contemplativeinquiry

This blog is about contemplative inquiry

Tag: Presence

SILENT SITTING MEDITATION

There is the moment, and there is the flow. The photograph holds the moment and the image at first seems still. Looking more closely, we can infer the turbulence that accompanies flow. All those ripples, and wavelets and swirls. They testify to the life of the stream in time.

I have taken up silent sitting meditation after a long break, making a commitment to myself of at least thirty minutes a day. I have incorporated silent sitting meditation into both my morning and evening practices, so the individual sessions need not be long. I am not made for long meditations. but I do now find that an element of silent sitting meditation enriches my contemplative life and inquiry.

I like the term ‘silent sitting meditation’ for its plainness and descriptive accuracy. I am distinguishing this meditation from the ones that I learned through Druidry, which, even when not guided, depend on visualisation and narrative. At the same time I am avoiding close identification with the ‘mindfulness’ brand. It feels like a prescriptive pre-shaping of my lived experience as a meditator. A strong intuition, gift perhaps of the Goddess in her Wisdom, wants the meditative life to be free of such labels.

So I sit. With two sessions a day, I find that my natural length of session is from 20-35 minutes and so with two sessions I am overshooting my commitment. That’s a good indication that I am not straining myself. I don’t want my meditation to be goal-oriented. Rather, I open myself to the energy of living experience, and let it lead me.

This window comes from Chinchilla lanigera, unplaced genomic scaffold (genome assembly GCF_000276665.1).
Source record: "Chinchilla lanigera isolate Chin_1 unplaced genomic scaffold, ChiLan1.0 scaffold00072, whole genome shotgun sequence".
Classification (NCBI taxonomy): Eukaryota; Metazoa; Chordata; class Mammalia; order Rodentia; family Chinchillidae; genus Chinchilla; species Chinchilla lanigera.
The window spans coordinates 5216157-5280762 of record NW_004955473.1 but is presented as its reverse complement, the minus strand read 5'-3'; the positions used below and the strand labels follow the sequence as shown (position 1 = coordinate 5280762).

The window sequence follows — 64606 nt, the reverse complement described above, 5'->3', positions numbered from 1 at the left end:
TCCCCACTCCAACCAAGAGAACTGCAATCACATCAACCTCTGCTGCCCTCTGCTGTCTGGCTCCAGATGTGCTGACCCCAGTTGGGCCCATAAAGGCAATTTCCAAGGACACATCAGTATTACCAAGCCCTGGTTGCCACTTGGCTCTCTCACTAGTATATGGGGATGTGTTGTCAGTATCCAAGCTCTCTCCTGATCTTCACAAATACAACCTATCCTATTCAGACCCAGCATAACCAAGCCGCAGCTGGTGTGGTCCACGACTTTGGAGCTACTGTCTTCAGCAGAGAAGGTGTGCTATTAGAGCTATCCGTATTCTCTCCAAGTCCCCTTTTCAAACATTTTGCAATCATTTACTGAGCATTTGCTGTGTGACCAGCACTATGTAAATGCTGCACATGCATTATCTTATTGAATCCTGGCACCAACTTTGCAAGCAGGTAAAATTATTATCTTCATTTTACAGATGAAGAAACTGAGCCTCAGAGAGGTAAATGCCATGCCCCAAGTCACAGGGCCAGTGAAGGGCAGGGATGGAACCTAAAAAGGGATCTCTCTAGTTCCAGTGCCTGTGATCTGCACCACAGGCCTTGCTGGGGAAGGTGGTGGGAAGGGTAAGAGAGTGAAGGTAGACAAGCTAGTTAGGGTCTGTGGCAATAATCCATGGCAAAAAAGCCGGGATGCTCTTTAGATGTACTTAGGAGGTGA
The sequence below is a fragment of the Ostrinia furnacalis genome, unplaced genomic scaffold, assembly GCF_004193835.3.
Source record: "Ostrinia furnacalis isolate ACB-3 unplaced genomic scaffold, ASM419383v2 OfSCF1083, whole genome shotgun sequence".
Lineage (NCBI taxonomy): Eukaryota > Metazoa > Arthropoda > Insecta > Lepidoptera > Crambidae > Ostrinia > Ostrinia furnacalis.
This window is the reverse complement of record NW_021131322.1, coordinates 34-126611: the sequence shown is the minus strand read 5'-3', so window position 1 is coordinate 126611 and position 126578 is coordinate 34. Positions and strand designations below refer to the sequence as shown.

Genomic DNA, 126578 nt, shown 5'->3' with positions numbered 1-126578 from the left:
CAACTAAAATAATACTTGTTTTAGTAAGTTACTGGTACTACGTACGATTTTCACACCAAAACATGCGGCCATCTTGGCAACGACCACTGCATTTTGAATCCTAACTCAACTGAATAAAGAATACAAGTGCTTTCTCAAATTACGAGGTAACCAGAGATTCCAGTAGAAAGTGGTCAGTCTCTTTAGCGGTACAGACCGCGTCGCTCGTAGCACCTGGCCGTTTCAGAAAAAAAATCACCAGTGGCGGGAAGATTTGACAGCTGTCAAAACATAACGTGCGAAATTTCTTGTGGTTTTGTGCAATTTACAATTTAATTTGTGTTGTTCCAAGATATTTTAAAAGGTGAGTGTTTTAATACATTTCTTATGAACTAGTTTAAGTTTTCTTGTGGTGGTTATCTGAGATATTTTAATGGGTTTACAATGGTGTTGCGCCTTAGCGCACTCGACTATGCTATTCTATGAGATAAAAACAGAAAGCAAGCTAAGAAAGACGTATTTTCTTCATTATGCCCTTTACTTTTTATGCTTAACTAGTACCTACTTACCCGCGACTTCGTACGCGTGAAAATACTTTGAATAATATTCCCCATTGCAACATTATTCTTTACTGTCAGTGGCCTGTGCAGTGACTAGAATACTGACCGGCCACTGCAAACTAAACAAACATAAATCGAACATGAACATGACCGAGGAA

I do begin, conventionally, with a breath focus, following the sensations and the gaps after in-breath and out-breath, with loving attention. I also open myself to other sensations, which (with my eyes closed) will mostly be internal body sensations or external sounds. I think that the love in loving attention matters. There are people within the mindfulness movement who think it might better have been called heartfulness. This introduces a sense of compassion for everything that arises. Within the experience, I can feel whole, at home in the Heart of Being which holds up and informs my human life. When I am consciously present, it is a place of peace, joy and inspiration.

In the course of a session, I will taste this state from time to time. At other times I find myself engaged with images (some seeming otherworldly), or narrative streams, that I also value. These experiences seem to have an authentic energy that I cannot simply dismiss as distractions. I want to allow them in and engage with them. Indeed, even where the passing content of experience seems entirely mundane or even distressed, I will welcome it and keep it company. I will hold it in love. Outside the meditation, it may provide a cue for some more dedicated healing or inquiry process.

It may be for this reason that I do not characteristically find distress distorted thoughts and feelings hijacking or sabotaging the meditative flow. They know my willingness to meet them. This means that the other experience, the wellspring of my life, is rarely far away and never forgotten. It doesn’t even require formal meditation. For me, silent sitting meditation supports a fuller life, lived from the Heart of Being. But it is not, by any means, a requirement for it.

SIMPLY SEEING

Something happens when I simply see the world in front of me. Simply seeing involves the whole of my attention, with a de-cluttering of thoughts and other distractions. There is no tension in this spacious clarity.

But it doesn’t have to last long. Simply seeing is at heart a timeless act of recognition. There is no need to hold on to any particular state. I find it wiser to let the flow of experience move on.